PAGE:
The multi-connected-device reality that is coming is one i’m not sure the network and broadband providers are ready for.

Are Service Providers Prepared?
The Wall St Journal Heard on The Street section published a commentary on this subject titled: “The Time Bomb in Netflix’s Streaming Strategy.”

If we do see a continued explosion in streaming services how will the broadband service providers meet the demands of their consumers? Are the networks themselves capable and ready to handle this explosion of streaming media?

These are all questions we will have to wait to see how they are solved. I do however hope that whatever costs that get passed to consumers do not hinder the success of these services as the WSJ article suggests. What could very well happen is that the costs of traditional TV packages go down and data packages go up – just a thought.

It is in the best interest of the network and service providers to add more value to their broadband networks. Right now they believe their broadcast services are the most valuable but very shortly that value will transition into their broadband services. And that transition will happen on the back of services like Netflix.

Week In Review: Tech.pinions on the Key News of the Week

This week news came out revealing a clearer picture of how Microsoft is profiting from Android. Many large handset manufacturers are not having to pay Microsoft technology licenses due to patents owned by Microsoft Android infringes upon. This is important because it is only the beginning of the types of fees makes of Android devices could pay to not only Microsoft but also potentially Oracle. We are watching this closely because if the technology license cost surrounding Android becomes to high, it will likely impact the decision to go with Android on new devices.

Why Microsoft’s Android Ransom Matters

Facebook also announced this week that they have added video chatting as a communication option within the Facebook platform. They announcement also detailed that Skype (now owned by Microsoft) was the underlying technology making video chat within Facebook possible. It will be interesting to see where Facebook takes this and if and how they deploy it to mobile devices, thus enabling video chatting on mobile devices through Facebook. On that point, given that Microsoft and Facebook are so close, I would not be surprised if we see this technology first available on Windows Phone.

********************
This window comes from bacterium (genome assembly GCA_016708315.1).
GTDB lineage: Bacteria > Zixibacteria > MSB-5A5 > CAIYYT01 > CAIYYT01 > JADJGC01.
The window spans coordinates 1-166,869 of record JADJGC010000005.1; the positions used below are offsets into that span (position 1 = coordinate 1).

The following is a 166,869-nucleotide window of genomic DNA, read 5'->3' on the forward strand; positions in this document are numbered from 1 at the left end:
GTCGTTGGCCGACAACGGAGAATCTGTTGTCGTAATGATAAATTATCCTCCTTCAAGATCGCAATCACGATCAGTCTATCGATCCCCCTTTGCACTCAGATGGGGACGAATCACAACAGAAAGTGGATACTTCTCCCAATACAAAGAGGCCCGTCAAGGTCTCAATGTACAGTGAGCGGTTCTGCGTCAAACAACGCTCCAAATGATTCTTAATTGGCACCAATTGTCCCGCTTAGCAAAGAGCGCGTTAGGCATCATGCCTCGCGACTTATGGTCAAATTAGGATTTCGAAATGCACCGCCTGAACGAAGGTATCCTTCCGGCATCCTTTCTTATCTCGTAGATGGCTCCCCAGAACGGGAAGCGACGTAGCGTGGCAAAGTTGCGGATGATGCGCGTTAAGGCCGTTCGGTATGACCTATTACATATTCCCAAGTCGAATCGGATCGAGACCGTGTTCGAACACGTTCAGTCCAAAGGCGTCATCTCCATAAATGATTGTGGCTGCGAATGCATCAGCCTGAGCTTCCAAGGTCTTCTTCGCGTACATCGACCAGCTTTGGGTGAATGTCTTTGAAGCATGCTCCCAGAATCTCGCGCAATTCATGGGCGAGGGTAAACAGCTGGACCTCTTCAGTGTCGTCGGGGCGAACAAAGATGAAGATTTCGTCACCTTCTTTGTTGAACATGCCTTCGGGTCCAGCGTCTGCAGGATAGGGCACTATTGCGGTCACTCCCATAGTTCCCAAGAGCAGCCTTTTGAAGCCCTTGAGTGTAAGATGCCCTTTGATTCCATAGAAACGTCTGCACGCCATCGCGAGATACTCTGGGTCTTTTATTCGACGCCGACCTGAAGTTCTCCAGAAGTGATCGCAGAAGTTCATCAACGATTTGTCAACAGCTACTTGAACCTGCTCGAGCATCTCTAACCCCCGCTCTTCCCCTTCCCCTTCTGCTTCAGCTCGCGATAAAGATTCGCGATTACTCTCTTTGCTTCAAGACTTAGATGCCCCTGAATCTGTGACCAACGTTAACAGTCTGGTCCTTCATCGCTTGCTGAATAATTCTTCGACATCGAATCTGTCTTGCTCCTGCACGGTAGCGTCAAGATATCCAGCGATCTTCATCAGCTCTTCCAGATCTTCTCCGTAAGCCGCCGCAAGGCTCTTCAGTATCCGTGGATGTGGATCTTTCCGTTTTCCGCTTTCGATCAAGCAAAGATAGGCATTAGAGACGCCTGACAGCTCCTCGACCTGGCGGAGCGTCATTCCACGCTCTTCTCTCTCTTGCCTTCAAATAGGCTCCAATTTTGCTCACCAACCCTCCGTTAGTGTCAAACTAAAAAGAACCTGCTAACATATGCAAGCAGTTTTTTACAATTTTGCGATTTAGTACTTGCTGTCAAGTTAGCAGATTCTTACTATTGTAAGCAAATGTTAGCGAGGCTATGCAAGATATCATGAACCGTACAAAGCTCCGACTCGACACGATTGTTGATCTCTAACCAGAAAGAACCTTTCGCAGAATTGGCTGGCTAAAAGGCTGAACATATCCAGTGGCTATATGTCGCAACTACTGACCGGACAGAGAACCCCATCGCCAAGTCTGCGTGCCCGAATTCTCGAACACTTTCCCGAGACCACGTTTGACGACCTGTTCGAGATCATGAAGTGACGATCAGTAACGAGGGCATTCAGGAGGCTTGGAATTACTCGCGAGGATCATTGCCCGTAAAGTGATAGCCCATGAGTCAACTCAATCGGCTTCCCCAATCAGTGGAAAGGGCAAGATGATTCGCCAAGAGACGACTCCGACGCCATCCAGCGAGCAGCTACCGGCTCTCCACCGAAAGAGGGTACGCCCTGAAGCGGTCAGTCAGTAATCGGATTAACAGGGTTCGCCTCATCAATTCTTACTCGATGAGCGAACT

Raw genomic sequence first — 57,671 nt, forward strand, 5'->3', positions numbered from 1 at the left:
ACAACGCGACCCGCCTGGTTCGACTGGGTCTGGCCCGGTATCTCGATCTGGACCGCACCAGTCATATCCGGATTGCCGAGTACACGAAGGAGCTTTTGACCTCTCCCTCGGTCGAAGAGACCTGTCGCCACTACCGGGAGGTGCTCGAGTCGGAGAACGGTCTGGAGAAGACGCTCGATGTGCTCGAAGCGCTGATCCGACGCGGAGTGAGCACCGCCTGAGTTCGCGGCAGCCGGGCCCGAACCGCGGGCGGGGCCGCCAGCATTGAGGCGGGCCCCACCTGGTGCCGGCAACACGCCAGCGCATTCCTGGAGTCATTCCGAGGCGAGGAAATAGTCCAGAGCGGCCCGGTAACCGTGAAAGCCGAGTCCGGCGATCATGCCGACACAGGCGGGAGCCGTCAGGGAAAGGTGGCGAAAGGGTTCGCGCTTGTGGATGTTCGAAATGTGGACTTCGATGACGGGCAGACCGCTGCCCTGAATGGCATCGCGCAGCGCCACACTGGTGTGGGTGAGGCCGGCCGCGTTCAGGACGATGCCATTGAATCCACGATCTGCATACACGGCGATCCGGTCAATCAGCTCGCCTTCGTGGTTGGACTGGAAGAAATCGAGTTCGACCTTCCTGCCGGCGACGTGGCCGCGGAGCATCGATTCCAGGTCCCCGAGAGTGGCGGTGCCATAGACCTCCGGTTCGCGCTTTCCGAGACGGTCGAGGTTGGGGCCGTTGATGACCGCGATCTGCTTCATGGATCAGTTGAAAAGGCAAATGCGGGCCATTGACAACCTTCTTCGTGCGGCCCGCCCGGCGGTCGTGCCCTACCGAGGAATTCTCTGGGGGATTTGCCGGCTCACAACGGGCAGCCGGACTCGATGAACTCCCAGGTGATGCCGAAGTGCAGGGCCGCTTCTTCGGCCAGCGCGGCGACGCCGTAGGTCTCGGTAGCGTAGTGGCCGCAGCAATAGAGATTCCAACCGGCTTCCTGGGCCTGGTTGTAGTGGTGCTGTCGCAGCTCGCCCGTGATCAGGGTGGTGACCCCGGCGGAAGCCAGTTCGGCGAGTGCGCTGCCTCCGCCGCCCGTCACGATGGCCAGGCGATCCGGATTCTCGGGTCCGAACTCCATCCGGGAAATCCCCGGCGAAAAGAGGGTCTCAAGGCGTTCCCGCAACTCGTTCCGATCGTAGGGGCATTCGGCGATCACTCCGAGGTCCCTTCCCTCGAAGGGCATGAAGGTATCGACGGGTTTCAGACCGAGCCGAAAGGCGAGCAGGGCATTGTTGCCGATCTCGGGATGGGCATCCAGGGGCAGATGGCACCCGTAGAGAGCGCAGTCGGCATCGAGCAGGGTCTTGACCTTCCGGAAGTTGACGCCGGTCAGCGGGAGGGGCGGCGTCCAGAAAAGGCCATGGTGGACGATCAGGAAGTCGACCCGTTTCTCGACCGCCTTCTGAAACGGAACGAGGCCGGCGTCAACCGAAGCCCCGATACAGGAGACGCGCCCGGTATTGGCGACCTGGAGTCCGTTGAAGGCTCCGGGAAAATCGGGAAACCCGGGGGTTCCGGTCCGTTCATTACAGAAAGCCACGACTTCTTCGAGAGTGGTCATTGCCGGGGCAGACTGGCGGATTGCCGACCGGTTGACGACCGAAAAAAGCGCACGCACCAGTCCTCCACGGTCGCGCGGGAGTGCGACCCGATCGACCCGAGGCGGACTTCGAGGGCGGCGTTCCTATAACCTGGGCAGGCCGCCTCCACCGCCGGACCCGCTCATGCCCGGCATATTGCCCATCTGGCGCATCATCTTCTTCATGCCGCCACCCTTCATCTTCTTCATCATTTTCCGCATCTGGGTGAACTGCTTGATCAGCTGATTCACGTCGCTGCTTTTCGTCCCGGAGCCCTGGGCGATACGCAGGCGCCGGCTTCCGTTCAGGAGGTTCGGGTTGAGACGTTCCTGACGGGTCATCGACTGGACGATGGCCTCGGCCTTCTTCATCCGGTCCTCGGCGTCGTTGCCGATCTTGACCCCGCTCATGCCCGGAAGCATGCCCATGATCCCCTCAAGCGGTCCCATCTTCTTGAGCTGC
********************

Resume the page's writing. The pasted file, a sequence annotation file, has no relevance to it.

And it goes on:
Should the Facebook-Microsoft Alliance Worry Google?

Apple also announced this week that their app store has crossed the 15 billion download mark. They also announced that in total they have paid out $2.5 billion dollars to developers who have distributed apps through Apple iTunes App Store. The significance of the volume of apps downloaded and the monetary benefits to developers, demonstrate Apple’s lead in both categories.

Apple’s App Store Tops 15 Billion Downloads: Eat Your Heart Out Google!

Netflix also made a significant announcement this week. They announced they are bringing instant streaming to Latin America and that their plans for later this year to add 43 countries in Central and South America, and the Caribbean to its list of supported locales is still on track. Netflix’s global streaming strategy is the key to them becoming the largest global streaming video service.

Netflix bringing instant streaming to Latin America, global domination plan on track